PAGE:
Tumbelton Inn (II/?)

The inn was crowded. Because of the lack of cars in the gravel lot, I expected to see only a few worn faces, but most of the booths and tables were full, and the bar only had a few stools left unmanned. I took a seat at the bar and asked for bourbon.

“Brown mud for the brown-haired man?” asked the bartender.

“Brown mud?” I responded.

“Aye,” he said, grabbing a bottle off the middle shelf.

“How do you know about brown mud?”

“Well, it’s the Tumbelton Inn, sir. Everybody here knows brown mud when they see it. Else it wouldn’t be Tumbelton,” and the mud splashed into the clear, small glass.

It was hard to disagree. “Tumbelton” was almost synonymous with “brown mud”.


“Well, thank you” I said. He handed me the glass and I raised it to him. Let him know I appreciated the all-too-kind hospitality.

My mother told me once to always go out of your way to thank those handling your food and drink. For precautionary measures, and all.

So I listened.

“Call me Dennis,” he said. “We’re all friends here.”

Ain’t that the truth, I thought. Maybe this Tumbelton was the good twin? Maybe I’d been living on the wrong end of the superhighway the whole goddamn time?

Time would tell, as it often did.

But then I thought of Haley, who was waiting for me on the opposite end.

A finger nudged me on the back of my shoulder. I turned around and gargled up some of the brown mud. The glass fell from my hand and landed on the bar, almost tipping off the edge, until a lady in a blue velvet dress snagged it from its fated demise.

She held it in her slender hand, rubbing the lip of the wet glass with her finger round and round.

And I hadn’t seen her face in years and years. Almost as long ago as my last glimpse of Haley’s own, innocent face. She looked as beautiful as the day I first ran off with her. Was that what my beautiful eyes looked like, Aunt Willa? I can’t see them myself, after all.

Her name was Anna, and she was my second love (scratch and ex through that, too).

The expected response from a flabbergasted drunk would be, “What are you doing here, Anna?” So I said the same.

And she said, “Having a drink in a familiar place, with a familiar face.”

“But how could you be here?” I asked. “You shouldn’t even be in the whole-wide country.”

“A girl can come back to her roots from time to time,” she said.

“Sure, sure,” I couldn’t keep my beautiful eyes off her finger rubbing round and round. “Speaking of, what kind of roots do you think these are? Did the Tumbelton move towns or something?”

She smiled and set down the glass. It was wet no more.

Only her finger was.

“The Tumbelton is where it’s always been, silly. Now get another drink and come sit down with some friends.”

I nodded and asked Dennis for another drink, only I forgot his name on account of it all. So I called him Fred.

He didn’t think that was so great.

I followed the lady in the blue velvet dress to a booth in the back corner of the inn.

“I’d like you to meet Connie and Bill,” said Anna. I shook their hand and took a seat in the booth next to her.

“Nice to meet you,” I said. “How do you all know Anna?”

“Oh, Anna and I go way, way back,” said Connie.

“Don’t seem to remember you,” I said.

“And why would you remember my girl?” said Bill. He didn’t seem to be joking.

The Tumbelton Inn was full of jealousy, and all the other sins from harmless to deadly. They festered, and never left.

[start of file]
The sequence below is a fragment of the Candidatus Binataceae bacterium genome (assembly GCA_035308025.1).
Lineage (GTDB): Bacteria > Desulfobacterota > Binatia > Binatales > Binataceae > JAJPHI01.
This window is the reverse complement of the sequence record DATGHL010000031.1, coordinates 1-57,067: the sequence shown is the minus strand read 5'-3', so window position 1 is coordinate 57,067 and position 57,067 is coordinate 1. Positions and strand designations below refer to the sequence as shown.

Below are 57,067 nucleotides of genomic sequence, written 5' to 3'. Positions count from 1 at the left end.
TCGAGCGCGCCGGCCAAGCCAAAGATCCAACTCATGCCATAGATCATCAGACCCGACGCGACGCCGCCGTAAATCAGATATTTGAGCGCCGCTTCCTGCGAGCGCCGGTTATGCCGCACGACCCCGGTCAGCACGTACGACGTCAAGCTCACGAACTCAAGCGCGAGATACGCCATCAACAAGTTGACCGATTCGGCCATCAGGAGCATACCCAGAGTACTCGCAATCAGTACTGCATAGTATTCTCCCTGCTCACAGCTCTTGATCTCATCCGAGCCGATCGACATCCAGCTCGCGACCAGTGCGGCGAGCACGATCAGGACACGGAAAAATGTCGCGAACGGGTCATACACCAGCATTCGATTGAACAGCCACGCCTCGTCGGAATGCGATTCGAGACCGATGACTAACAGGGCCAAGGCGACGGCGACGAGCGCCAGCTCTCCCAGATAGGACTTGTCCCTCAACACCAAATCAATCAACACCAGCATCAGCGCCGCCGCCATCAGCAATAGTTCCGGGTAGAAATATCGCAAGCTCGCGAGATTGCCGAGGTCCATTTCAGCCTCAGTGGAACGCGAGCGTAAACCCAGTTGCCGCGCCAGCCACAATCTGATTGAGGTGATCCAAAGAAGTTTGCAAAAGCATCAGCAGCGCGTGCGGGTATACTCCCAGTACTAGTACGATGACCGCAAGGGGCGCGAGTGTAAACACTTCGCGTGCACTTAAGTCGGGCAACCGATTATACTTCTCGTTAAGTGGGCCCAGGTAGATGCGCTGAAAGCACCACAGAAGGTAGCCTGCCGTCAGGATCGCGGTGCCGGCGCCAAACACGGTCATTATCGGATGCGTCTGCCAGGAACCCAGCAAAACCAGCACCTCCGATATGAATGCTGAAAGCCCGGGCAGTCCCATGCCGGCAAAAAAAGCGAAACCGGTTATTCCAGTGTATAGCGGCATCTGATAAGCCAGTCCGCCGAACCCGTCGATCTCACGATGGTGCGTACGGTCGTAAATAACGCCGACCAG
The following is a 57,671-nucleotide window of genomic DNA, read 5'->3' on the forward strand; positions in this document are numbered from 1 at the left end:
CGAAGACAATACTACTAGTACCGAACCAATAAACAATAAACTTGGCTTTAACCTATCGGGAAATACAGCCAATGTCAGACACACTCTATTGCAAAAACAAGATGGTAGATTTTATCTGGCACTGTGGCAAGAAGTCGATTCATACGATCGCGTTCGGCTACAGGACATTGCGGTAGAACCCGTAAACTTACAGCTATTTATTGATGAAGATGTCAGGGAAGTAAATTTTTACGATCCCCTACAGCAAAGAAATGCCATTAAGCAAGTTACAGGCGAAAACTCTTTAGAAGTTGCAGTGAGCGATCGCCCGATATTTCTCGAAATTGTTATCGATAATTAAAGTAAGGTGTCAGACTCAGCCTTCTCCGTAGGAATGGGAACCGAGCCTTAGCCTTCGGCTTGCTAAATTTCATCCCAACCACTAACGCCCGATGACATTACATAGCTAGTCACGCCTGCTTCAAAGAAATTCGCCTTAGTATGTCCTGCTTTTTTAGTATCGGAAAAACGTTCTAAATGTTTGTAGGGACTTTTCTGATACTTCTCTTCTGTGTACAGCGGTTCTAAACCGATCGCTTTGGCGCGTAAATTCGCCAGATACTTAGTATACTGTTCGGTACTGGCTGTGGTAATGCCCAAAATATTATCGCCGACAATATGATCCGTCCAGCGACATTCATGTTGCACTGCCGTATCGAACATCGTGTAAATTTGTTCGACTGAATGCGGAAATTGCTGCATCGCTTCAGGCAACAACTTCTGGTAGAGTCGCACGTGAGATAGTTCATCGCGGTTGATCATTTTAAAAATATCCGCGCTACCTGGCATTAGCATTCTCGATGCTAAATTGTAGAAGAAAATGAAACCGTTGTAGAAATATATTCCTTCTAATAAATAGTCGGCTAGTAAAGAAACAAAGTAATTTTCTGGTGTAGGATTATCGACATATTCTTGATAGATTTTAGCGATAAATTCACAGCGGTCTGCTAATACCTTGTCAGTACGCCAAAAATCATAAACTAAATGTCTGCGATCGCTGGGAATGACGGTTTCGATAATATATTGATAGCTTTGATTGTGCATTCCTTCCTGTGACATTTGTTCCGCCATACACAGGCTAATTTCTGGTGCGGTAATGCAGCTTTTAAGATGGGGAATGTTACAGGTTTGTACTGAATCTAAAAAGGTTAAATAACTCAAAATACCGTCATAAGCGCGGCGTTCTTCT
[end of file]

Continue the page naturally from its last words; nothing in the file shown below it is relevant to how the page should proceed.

No matter which inn they were in, I suppose.

“I was just saying,” I said, taking a sip of the brown mud, “that I don’t remember her hanging around Anna, is all.”

“It’s okay, Bill,” said Anna. “He’s cool.”

Bill sat back in the booth and took a bit of beer down his gullet. He still eyed me suspiciously, but it was cooling, thanks to the lady in the blue velvet dress.

“So what have you been up to, silly?” asked Anna. That was her thing, calling me “silly”. I forgot how much I missed it ’til I heard it again and again. She continued, “It’s been, what, twenty-odd years since?”

“Just about, I’d say. Haven’t been up to much, other than the same old.”

“Always up to the ‘same old’, huh?”

“Just about.”

“But what brings you back?” she asked.

“Well,” I said, “It’s Haley. You know, my girl I had with the woman before you. She got in touch with me a few weeks back. She wanted to finally meet.”



“The woman before me,” said Anna. “Her name was Suzanne, right?”

“Sure was,” I said. I took another sip of the brown mud. I could feel it doing its devil business, as my mind started to slip, and my vision started to rock and rock.

“Always thought Suzanne was no name for a lady,” said Connie. She smiled and showed me her teeth. None were missing. “I don’t like no names with a ‘z’ in it. It’s unnatural, I say.”

“That’s quite the opinion there, Connie,” I said.

She laughed, and Bill’s suspicion finally cooled completely. He said, “I like you. Oh, yes, I like him, Anna. Yes, I do!” He gulped the last bit of beer and ran off for more.

“It’s not always a good thing–coming back, I mean,” said Anna.

“Why do you say that?” I asked.

“Just not, silly. Sometimes it’s to much to take. Sometimes you had no business coming back in the first place. And sometimes, well, sometimes, the place don’t want you back, the place is fine with where you were.”

“What’s that supposed to mean?” I sipped the last bit of brown mud, and it slid down my own gullet, and the effect was full, and numbing.

“It’s just,” Anna looked over at Connie, who was biting her nails. “It’s time.”

“Now?” asked Connie, after spitting out a piece of nail.

“Yeah, now,” said Anna. She rose from the booth, sliding her hands down her thighs to keep her dress low. She looked at Bill, who was coming back with a brand, new beer in both hands. “It’s time, Bill.”

“Damn, Anna,” he said. “Just when I got some more drinks.”

“Just leave them on the table, Bill,” said Connie. “We’ll be back for them.”

“What’s going on?” I asked. “What is it time for, Anna?”

And she said, “Just follow me, silly. Just follow.”